Recently, reports about a school in Barcelona banning their fairytale children’s books circulated the internet. While some of the reports exaggerated the story, the school did remove over 200 children’s books a commission deemed sexist—a third of their books—and many of these were fairytales. However, they kept fairytale children’s books if they contained non-sexist gender roles.
When I first conceived the idea for this piece, I thought it would be about how no book should be banned. But after reviewing their reasons and reflecting more, I agree with their decision to remove the books, for several reasons. First, as any librarian knows, it can often be tough to fit all the books on the shelves, and it’s often necessary to purge some of those books. So what the librarians did was remove their least valued books and replaced them with books they deemed more valuable. This is curation, not banning. And a children’s library curated with books that present non-stereotypical gender norms? That sounds like an amazing children’s library.
As a fairytale scholar and reader, I’m all for fairytales being included in children’s libraries and curriculum. But I also want these fairytales to represent modern feminist values, not the Disney versions, and not classic versions replete with misogyny (ahem, “Sleeping Beauty”).
It’s also important to remember that fairytales are based on an oral tradition. The storyteller places the morality on the story, and that morality changes from teller to teller, from context to context. There is no definitive version of any fairytale. That’s how you can have versions of “Little Red Riding Hood” that promote remaining pure before marriage (Perrault), following directions (Grimm), and white supremacy (Nazis used fairytales to indoctrinate children to the party’s racist ideology). And you can also have feminist versions of LRRH—Angela Carter’s subversive werewolf trilogy in The Bloody Chamber and Other Stories; Anne Sexton’s gorgeously feminist poem “Red Riding Hood.”
I repeat: Fairytales reflect the morals of the storyteller. They are not in and of themselves sexist. And thankfully there are so many feminist fairytales for children that should be shelved in children’s libraries. Here are just a few.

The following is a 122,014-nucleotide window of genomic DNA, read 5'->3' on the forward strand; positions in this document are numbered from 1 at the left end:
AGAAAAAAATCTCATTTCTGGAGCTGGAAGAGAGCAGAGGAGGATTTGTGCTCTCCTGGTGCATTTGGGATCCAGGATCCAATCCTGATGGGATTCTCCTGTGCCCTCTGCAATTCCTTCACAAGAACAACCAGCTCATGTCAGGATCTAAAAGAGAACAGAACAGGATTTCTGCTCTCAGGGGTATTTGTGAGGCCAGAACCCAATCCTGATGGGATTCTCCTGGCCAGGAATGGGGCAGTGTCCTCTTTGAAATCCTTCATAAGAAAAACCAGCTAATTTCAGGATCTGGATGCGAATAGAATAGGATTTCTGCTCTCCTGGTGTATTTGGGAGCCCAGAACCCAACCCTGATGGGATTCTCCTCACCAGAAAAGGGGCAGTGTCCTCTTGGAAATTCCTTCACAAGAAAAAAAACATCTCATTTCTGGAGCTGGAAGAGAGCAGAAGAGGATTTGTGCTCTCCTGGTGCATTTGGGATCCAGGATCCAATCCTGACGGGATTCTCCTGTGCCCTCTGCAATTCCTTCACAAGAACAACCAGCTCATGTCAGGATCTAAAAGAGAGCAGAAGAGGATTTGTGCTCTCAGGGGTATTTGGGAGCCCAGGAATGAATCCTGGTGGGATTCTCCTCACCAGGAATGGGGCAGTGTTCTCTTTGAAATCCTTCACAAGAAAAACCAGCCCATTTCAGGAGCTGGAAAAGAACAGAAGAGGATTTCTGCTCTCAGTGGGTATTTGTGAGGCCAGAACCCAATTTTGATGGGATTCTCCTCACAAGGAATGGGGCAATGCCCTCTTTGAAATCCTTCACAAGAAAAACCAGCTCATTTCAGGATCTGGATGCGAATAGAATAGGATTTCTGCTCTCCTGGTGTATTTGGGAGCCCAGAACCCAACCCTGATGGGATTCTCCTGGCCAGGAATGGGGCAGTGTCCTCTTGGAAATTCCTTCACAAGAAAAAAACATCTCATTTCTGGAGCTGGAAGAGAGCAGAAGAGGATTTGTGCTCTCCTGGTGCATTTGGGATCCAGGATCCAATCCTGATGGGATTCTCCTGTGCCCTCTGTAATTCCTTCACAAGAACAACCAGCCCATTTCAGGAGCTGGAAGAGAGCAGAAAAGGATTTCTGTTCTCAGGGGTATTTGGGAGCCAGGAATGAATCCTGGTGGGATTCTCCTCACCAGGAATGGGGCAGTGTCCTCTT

6 Feminist Fairytales For Children
Cinderella Liberator By Rebecca Solnit
Everyone knows that “Cinderella” is about how a good marriage epitomizes success in a young girl’s life, but Solnit’s gloriously feminist version promotes freedom of self. Her Cinderella strives to find her true self, as do her stepsisters, the prince, and even the animals the fairy godmother changes to help Cinderella go to the ball. This retelling is everything I’ve always wanted from this fairytale, and I’m hoping Solnit writes more fairytales. Is it too much to ask for an entire collection like this? Pretty please? This version does not end in a marriage, but it does end in a happily ever after.
The Three Ninja Pigs By Corey Rosen Schwartz, Illustrated By Dan Santat
Corey Rosen Schwartz writes my favorite picture book fairytale retellings, and The Three Ninja Pigs is my favorite of her many retellings. These three little pigs decide to take martial arts lessons to keep the big bad wolf away. But Pig #1 doesn’t practice near long enough, and Pig #2 only practices a little. But their sister Pig #3 practices every day, and it’s her effort and devotion that enables her to intimidate the wolf and save her family. I love the moral of diligence and practice, and the excellent rhyming scheme make it a delight to read aloud.
The Girl Who Spun Gold By Virginia Hamilton, Illustrated By Leo Dillon And Ann Dillon
Every time I read “Rumpelstiltskin,” the king angers me. He’s such a patronizing, egotistical, patriarchal jerk. But in this version, Queen Quashiba isn’t about to let the king off so easy after he padlocked her into three rooms until she spun everything within into gold. And neither is the trickster “Rumpelstiltskin” character.
Sleeping Handsome And The Princess Engineer By Kay Woodward, Illustrated By Jo de Ruiter
This is a gender bent version of the most sexist of fairytales. But it’s not enough for a fairytale to simply switch genders and voilà, it’s feminist. In this version, the princess’s mad engineering skills enable the prince to wake up from his over long nap. The dialogue is very funny.
Prince & Knight By Daniel Haack, Illustrated By Stevie Lewis
A prince must marry to inherit the kingdom, and his parents the king and queen send him away to meet all the eligible princesses in the land. But he doesn’t want to marry any of the princesses. When he’s called back to his kingdom to defeat a dragon, he meets a knight, and finds a true partner. I love this LGBTQ+ retelling, and wish there were more like it! The publishers released Maiden & Princess a month ago, but I have yet to read it. I can’t wait to add it to our collection!
Lon Po Po By Ed Young
This Chinese retelling of “Little Red Riding Hood” is by far my favorite version. Three sisters must fend off a wolf after their mother leaves them home alone to visit their grandmother. The children have agency, and they must use their wits to defeat the wolf. These girls aren’t about to be tricked by a wolf in grandmother’s clothing. Their resourcefulness and cleverness save the day.
Do you have a favorite fairytale retelling with non-stereotyped genders?
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